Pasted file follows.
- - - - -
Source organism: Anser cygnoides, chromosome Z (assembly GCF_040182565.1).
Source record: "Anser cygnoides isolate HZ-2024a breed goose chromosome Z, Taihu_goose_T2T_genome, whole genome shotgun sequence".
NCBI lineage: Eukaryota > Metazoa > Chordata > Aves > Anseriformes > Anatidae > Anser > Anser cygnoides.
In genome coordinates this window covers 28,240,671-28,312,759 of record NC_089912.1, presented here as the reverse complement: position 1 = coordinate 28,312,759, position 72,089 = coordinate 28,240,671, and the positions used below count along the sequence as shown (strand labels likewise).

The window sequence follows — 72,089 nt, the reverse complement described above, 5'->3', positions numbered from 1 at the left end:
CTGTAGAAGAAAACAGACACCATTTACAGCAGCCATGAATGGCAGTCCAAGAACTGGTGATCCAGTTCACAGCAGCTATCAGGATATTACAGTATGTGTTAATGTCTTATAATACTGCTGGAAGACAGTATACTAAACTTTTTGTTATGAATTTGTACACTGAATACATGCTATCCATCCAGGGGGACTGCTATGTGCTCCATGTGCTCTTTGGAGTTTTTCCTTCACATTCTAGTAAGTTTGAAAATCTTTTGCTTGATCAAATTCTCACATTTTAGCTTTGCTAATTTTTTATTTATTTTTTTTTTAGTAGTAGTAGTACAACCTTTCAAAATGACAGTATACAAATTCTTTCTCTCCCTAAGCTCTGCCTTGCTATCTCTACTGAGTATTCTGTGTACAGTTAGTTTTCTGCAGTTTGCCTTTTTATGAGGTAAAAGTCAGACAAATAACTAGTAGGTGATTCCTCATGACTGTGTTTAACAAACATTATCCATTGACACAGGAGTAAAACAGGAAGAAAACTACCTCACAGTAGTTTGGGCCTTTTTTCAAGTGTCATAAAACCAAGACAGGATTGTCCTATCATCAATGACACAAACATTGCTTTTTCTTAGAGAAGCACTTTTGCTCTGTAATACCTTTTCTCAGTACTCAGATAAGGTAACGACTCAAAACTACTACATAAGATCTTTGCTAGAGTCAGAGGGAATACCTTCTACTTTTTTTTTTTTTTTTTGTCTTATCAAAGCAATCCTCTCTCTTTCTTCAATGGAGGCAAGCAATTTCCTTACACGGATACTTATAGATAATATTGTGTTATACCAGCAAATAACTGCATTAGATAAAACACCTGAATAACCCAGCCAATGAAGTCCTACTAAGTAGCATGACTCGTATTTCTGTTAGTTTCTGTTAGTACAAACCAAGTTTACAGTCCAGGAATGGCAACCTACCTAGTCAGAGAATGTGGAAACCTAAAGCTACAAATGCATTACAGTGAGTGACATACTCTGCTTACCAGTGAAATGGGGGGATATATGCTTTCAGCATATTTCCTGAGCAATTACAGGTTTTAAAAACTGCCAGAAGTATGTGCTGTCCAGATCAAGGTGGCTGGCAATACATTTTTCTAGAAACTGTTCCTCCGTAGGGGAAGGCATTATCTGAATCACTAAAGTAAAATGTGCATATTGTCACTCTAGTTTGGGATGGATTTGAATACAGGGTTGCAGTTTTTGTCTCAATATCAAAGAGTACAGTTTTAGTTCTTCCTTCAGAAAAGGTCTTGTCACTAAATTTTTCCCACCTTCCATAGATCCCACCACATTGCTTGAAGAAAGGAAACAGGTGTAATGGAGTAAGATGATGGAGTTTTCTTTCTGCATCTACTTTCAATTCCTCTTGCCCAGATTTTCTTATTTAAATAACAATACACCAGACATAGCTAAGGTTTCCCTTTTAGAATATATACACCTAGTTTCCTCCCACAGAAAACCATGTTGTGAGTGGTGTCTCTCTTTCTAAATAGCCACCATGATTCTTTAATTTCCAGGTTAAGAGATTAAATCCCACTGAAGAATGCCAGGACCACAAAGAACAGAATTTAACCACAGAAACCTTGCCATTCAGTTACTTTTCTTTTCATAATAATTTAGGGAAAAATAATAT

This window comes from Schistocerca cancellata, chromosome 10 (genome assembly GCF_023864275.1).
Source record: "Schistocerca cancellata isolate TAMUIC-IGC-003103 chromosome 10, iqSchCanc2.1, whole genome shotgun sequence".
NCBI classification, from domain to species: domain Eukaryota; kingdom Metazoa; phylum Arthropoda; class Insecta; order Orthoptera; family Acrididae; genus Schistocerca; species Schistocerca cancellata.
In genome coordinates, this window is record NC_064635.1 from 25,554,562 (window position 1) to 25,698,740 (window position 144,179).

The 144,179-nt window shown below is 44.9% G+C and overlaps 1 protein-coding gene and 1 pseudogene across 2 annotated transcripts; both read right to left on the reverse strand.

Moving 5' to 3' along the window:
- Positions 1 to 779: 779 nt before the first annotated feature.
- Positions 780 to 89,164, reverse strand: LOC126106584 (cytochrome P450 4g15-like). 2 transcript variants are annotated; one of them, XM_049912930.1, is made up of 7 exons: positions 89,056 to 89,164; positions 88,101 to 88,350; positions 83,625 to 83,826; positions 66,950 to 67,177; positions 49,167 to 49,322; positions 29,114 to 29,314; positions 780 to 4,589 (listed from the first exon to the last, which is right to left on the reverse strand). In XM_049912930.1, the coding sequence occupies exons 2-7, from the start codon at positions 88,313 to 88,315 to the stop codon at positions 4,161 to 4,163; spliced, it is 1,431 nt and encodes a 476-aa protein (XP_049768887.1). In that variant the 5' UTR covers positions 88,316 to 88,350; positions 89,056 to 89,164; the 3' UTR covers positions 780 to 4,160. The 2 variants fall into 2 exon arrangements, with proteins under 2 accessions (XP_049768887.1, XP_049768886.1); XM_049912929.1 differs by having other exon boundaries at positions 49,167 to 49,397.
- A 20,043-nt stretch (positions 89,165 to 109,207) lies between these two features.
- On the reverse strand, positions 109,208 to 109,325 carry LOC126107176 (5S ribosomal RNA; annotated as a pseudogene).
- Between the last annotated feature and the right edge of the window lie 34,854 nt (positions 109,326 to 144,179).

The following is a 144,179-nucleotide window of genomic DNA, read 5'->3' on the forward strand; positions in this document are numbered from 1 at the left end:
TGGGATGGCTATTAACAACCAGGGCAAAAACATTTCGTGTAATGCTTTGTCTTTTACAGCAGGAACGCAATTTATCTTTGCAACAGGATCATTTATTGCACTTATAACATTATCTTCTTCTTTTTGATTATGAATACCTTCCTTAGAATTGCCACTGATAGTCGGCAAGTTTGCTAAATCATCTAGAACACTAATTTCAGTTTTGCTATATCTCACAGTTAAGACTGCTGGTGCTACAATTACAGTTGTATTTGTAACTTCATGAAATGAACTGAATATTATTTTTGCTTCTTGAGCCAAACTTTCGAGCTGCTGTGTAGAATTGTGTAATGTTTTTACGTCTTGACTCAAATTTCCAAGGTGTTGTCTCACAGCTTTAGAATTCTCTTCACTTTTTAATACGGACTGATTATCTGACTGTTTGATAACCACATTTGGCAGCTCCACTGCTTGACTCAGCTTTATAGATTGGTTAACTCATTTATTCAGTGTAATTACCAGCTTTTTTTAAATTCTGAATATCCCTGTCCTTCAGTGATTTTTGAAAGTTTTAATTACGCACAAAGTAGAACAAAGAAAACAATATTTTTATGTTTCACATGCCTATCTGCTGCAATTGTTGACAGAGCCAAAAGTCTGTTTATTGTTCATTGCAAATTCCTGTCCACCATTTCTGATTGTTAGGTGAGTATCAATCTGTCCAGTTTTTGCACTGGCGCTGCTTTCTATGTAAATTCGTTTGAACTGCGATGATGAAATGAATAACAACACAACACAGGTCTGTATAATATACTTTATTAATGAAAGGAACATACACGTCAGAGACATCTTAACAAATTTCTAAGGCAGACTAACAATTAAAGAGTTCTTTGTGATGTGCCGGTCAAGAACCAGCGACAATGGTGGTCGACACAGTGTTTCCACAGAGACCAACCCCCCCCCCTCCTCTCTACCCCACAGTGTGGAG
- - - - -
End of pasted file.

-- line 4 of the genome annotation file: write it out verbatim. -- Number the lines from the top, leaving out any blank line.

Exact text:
In genome coordinates this window covers 28,240,671-28,312,759 of record NC_089912.1, presented here as the reverse complement: position 1 = coordinate 28,312,759, position 72,089 = coordinate 28,240,671, and the positions used below count along the sequence as shown (strand labels likewise).